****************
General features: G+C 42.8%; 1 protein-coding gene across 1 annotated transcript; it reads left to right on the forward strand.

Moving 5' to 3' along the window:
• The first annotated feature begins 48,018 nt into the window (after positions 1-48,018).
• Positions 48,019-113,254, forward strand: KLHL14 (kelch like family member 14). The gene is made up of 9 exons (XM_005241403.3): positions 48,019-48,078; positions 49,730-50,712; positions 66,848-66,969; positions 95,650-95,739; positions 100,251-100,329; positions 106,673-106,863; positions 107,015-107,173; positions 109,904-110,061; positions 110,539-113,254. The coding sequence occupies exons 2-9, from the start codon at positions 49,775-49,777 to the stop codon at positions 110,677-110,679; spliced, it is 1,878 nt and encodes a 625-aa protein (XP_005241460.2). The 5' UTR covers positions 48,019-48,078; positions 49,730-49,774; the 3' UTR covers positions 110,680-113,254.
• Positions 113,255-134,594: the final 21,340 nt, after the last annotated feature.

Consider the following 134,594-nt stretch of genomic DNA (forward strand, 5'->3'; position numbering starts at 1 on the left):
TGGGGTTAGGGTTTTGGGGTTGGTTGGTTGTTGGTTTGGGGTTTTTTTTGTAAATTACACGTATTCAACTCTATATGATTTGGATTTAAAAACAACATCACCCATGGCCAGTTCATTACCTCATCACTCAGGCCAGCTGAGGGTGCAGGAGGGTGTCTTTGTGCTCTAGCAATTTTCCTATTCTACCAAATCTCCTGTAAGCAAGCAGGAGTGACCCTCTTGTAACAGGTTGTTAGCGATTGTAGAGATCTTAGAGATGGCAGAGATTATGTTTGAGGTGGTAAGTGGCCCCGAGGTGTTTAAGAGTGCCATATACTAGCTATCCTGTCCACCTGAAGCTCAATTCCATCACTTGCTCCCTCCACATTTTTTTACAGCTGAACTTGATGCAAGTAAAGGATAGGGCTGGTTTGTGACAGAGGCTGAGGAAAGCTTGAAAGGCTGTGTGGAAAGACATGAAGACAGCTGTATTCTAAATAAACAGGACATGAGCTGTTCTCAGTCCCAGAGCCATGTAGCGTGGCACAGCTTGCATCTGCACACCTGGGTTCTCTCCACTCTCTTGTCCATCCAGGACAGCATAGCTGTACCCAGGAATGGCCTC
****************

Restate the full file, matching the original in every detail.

General features: G+C 42.8%; 1 protein-coding gene across 1 annotated transcript; it reads left to right on the forward strand.

Moving 5' to 3' along the window:
• The first annotated feature begins 48,018 nt into the window (after positions 1-48,018).
• Positions 48,019-113,254, forward strand: KLHL14 (kelch like family member 14). The gene is made up of 9 exons (XM_005241403.3): positions 48,019-48,078; positions 49,730-50,712; positions 66,848-66,969; positions 95,650-95,739; positions 100,251-100,329; positions 106,673-106,863; positions 107,015-107,173; positions 109,904-110,061; positions 110,539-113,254. The coding sequence occupies exons 2-9, from the start codon at positions 49,775-49,777 to the stop codon at positions 110,677-110,679; spliced, it is 1,878 nt and encodes a 625-aa protein (XP_005241460.2). The 5' UTR covers positions 48,019-48,078; positions 49,730-49,774; the 3' UTR covers positions 110,680-113,254.
• Positions 113,255-134,594: the final 21,340 nt, after the last annotated feature.

Consider the following 134,594-nt stretch of genomic DNA (forward strand, 5'->3'; position numbering starts at 1 on the left):
TGGGGTTAGGGTTTTGGGGTTGGTTGGTTGTTGGTTTGGGGTTTTTTTTGTAAATTACACGTATTCAACTCTATATGATTTGGATTTAAAAACAACATCACCCATGGCCAGTTCATTACCTCATCACTCAGGCCAGCTGAGGGTGCAGGAGGGTGTCTTTGTGCTCTAGCAATTTTCCTATTCTACCAAATCTCCTGTAAGCAAGCAGGAGTGACCCTCTTGTAACAGGTTGTTAGCGATTGTAGAGATCTTAGAGATGGCAGAGATTATGTTTGAGGTGGTAAGTGGCCCCGAGGTGTTTAAGAGTGCCATATACTAGCTATCCTGTCCACCTGAAGCTCAATTCCATCACTTGCTCCCTCCACATTTTTTTACAGCTGAACTTGATGCAAGTAAAGGATAGGGCTGGTTTGTGACAGAGGCTGAGGAAAGCTTGAAAGGCTGTGTGGAAAGACATGAAGACAGCTGTATTCTAAATAAACAGGACATGAGCTGTTCTCAGTCCCAGAGCCATGTAGCGTGGCACAGCTTGCATCTGCACACCTGGGTTCTCTCCACTCTCTTGTCCATCCAGGACAGCATAGCTGTACCCAGGAATGGCCTC